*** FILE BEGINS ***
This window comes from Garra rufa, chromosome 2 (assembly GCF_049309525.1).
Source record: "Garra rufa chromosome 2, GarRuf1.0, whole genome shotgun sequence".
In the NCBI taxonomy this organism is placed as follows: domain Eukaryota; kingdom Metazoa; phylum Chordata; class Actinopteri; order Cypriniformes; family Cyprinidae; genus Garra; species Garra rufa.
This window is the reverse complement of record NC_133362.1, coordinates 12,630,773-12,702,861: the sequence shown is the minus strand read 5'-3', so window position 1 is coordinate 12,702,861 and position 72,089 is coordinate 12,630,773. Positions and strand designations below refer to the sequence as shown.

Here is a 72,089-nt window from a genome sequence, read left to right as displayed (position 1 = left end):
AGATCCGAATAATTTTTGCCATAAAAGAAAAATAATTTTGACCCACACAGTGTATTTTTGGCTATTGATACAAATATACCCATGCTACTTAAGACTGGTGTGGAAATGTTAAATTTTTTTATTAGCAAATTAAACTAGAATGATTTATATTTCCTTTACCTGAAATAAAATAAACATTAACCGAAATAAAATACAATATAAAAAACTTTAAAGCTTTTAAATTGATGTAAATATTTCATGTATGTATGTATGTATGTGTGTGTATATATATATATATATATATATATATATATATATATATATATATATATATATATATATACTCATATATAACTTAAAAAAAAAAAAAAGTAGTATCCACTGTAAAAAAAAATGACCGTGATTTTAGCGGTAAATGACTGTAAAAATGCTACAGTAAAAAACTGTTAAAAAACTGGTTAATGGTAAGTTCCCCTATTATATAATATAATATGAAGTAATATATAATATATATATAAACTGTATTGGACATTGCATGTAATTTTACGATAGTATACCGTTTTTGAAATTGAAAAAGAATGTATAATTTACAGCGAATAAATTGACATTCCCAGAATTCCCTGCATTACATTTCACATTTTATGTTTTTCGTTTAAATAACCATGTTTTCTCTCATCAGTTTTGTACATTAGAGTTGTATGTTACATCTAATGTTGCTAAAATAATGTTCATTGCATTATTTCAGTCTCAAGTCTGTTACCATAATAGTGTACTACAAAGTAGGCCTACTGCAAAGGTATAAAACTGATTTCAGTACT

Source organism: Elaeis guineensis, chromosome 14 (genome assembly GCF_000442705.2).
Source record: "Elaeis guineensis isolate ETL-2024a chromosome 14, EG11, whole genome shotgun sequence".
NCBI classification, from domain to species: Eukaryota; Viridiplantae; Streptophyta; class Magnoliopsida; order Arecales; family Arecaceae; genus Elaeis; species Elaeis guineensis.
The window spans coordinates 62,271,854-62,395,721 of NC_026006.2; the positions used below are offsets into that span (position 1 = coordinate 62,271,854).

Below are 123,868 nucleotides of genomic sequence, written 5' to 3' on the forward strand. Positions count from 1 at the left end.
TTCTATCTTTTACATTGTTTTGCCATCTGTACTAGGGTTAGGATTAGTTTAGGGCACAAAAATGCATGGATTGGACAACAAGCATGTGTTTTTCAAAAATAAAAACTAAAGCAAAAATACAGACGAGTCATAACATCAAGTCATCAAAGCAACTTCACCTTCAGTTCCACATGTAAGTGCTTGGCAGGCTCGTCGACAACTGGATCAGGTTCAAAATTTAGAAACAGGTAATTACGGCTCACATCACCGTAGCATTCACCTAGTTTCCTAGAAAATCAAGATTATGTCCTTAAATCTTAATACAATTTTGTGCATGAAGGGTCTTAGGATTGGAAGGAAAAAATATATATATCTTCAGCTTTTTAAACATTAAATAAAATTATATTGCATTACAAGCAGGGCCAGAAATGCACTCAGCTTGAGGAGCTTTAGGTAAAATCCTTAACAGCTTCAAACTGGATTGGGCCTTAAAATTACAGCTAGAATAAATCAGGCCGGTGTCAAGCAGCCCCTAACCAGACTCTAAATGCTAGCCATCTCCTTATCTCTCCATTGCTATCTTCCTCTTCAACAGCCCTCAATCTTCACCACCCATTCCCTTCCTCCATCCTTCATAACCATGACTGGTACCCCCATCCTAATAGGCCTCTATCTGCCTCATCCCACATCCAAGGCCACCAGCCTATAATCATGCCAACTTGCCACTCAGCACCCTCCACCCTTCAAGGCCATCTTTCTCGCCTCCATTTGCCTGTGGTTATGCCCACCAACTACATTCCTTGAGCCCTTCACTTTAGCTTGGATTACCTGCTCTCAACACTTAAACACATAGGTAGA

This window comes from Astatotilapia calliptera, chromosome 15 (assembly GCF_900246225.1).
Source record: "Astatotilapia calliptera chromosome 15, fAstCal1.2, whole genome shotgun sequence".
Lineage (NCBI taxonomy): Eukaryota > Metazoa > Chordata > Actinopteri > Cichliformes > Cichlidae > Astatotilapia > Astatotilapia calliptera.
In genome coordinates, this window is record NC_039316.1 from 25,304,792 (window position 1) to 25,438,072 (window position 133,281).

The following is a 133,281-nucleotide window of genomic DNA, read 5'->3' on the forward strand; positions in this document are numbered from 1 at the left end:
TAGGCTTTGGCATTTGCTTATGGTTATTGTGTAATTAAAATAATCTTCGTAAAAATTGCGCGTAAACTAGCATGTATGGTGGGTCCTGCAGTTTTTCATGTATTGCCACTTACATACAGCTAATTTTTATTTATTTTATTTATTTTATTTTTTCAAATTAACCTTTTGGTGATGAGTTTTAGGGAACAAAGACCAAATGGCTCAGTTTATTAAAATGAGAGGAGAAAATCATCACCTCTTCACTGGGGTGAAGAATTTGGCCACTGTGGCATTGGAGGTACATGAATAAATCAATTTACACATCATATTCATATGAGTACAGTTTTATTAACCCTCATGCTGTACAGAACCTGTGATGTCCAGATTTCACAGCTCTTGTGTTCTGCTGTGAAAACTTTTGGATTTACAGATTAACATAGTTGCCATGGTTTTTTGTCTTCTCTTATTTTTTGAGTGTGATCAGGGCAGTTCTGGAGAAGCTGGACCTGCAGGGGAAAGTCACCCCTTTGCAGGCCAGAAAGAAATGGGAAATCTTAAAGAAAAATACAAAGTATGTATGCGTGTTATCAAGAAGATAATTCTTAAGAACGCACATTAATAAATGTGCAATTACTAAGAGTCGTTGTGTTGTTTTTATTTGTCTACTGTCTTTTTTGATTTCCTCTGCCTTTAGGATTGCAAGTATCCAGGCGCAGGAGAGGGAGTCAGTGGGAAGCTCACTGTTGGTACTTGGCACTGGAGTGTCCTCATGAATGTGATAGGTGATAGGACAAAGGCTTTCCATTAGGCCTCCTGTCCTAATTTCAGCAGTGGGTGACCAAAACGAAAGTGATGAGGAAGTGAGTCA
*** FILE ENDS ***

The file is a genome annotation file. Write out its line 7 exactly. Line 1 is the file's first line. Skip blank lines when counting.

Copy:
Source organism: Elaeis guineensis, chromosome 14 (genome assembly GCF_000442705.2).